The next time you’re scrolling through your favourite restaurant review app for a new eatery to try, consider which cuisine might benefit your body most rather than just which menu items might rouse your taste buds.
You can take all sorts of culinary adventures without leaving your neighbourhood or even by strolling through the aisles of your grocery stores, and taking a chance on an international diet could prove beneficial in preventing heart disease or maintaining a healthy weight.
Global News took a look at three international diets that might help you live a healthier, longer life.
Lumping the cuisines of an entire region’s worth of countries — including Italy, Spain, Morocco and Greece — under one category may seem an injustice, but there are consistencies in the food of the Mediterranean.
And of all the styles of eating that exist in our world, it’s the one that has the scientifically-proven benefits to your health.
In 2013, the New England Journal of Medicine recommended a Mediterranean diet as a means to prevent cardiovascular disease in people aged 55 to 80 years old.
“The traditional Mediterranean diet is characterized by a high intake of olive oil, fruit, nuts, vegetables, and cereals; a moderate intake of fish and poultry; a low intake of dairy products, red meat, processed meats, and sweets; and wine in moderation, consumed with meals,” reads a report titled Primary Prevention of Cardiovascular Disease with a Mediterranean Diet.
The five-year study found that adopting a Mediterranean diet, supplemented with nuts or olive oil, lowered the risk of heart attack and stroke or dying from heart disease.
Research has also suggested the Mediterranean diet could also reduce the risk of dementia.
Japan has the secret to a long life that is anything but secret. The island nation has the highest number of centenarians – people living past 100 – and the longest life expectancy for women, at 87 years, according to the World Health Organization.
Okinawa and the Ryukyu islands, Japan’s southernmost islands, have the greatest ratio of people aged 100 and over in the world.
In 2001, a book called The Okinawa Program claimed the diet and lifestyle of the Okinawan people contributed to that, based on the 25-year Okinawa Centenarian Study.
The researchers described the centenarians as “youthful-looking, energetic, and had remarkably low rates of heart disease and cancer — even stomach cancer, which claimed many mainland Japanese.”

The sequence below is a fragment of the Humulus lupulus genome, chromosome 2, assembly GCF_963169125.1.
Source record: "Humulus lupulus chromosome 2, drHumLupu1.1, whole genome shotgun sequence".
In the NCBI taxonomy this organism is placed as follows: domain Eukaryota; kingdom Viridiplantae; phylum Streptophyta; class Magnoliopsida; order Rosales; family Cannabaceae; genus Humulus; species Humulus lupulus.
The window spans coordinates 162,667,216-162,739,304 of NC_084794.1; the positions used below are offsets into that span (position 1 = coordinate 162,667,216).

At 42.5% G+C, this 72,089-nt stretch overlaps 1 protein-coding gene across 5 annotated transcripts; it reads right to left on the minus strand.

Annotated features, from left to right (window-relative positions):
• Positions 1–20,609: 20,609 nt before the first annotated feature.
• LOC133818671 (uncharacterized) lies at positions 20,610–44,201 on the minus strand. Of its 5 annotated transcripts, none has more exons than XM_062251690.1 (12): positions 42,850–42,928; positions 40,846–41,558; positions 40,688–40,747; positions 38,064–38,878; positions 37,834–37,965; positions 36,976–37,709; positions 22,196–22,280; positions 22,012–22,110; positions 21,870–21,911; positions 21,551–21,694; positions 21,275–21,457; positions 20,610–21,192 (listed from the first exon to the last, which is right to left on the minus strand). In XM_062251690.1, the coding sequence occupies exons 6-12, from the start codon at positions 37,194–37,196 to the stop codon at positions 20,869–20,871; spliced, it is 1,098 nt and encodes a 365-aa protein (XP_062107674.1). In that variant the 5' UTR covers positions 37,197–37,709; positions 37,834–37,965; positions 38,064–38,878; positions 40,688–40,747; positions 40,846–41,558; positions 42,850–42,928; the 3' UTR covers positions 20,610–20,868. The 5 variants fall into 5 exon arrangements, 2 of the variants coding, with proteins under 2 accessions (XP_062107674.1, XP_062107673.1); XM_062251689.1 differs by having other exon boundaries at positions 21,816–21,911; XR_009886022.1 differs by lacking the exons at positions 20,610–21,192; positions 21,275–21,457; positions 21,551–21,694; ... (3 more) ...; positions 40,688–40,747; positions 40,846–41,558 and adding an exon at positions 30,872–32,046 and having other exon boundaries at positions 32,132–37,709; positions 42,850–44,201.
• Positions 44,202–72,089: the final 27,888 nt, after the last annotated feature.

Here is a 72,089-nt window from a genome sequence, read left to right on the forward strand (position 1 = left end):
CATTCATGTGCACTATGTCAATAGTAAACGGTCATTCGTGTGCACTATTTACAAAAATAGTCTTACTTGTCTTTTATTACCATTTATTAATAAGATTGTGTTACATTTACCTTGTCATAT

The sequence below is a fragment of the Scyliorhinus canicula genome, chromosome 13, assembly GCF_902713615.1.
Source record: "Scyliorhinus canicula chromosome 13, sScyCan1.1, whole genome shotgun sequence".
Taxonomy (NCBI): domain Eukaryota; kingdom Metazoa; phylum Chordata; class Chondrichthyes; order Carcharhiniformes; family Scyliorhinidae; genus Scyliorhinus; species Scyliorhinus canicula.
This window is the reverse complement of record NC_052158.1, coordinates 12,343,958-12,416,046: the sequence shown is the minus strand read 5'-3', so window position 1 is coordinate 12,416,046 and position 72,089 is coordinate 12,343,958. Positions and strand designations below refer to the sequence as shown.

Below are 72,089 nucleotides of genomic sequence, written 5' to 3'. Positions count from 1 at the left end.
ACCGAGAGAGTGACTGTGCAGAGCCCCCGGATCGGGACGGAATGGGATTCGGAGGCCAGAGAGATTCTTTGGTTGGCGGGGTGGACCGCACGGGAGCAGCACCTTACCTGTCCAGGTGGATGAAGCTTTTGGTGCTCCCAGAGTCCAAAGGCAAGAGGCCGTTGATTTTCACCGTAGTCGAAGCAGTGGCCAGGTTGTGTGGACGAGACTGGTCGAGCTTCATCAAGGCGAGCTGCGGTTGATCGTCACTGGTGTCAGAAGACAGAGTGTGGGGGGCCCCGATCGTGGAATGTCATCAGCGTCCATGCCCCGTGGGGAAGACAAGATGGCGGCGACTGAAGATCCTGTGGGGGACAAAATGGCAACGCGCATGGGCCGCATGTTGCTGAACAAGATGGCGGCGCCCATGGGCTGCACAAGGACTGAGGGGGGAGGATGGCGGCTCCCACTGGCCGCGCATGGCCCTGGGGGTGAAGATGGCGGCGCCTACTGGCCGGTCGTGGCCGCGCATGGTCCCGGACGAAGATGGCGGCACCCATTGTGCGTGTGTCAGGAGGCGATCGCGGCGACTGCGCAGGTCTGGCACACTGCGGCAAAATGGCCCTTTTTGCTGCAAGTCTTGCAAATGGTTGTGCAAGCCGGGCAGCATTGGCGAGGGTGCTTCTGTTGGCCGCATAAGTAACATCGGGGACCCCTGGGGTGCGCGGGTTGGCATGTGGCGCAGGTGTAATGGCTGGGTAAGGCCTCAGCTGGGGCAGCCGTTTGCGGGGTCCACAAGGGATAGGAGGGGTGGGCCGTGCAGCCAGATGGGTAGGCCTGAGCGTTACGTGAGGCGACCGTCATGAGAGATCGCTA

Calgary native Dr. Craig Willcox, a gerontologist who was part of the Okinawa Centenarian Study team and co-wrote the book The Okinawa Program, pointed to diet as a factor in the islanders’ long life span.
“They eat three servings of fish a week, on average … plenty of whole grains, vegetables and soy products too, more tofu and more konbu seaweed than anyone else in the world, as well as squid and octopus, which are rich in taurine – that could lower cholesterol and blood pressure,” he told the Guardian.
He explained to the Guardian the notion of eating more food with a lower caloric intake. He used the Confucian idea, popular in Okinawa, that you should eat until you are 80 per cent full (“hara hachi bu” in Japanese).
The Okinawa Diet website explains it like this: “Eat more food with a lower caloric density and less food with a higher caloric density.”
The concept of “eating like a Viking” rose to popularity late last year, with the argument that the Nordic diet is “every bit as healthy as its Mediterranean counterpart.”
Studied at the University of Copenhagen in 2004 and approved by the Nordic Council of Minister the next year, the diet was in the spotlight in late 2014 when Vogue writer Kate Christensen chronicled her experience with following the diet — losing four pounds in two weeks and also noticing how it improved her physical well-being and her health consciousness.
The Nordic diet is along the same lines as the Mediterranean diet, minus the processed carbohydrates — in the form of pasta, polenta and white bread — while incorporating whole grains like oats, rye and barley. It also relies more on rapeseed (or canola) oil over the Mediterranean staple olive oil.
The Nordic diet veers away from processed and refined food and food additives, focusing more on home-cooked meals made with more seasonal ingredients, root vegetables and leafy greens in particular, and food from “wild landscapes.”
Like the Mediterranean diet, fish and seafood are key components. When it comes to meats, less is more, but go for higher quality meats.
“The New Nordic Diet is based on Nordic ingredients, at the same time taking account of the health and well-being of the individual and environmental sustainability. Moreover, it is important that the food tastes really delicious and appeals to children,” reads an explanation on the University of Copenhagen’s Research Center OPUS website.
According to the Telegraph, the University of Copenhagen monitored 181 obsese men and women for six months last year and found the subjects lost more weight than those on a “conventional diet” — 4.7 kilograms on the Nordic Diet, 1.5 kilograms on the standard diet — and also lowered blood pressure.
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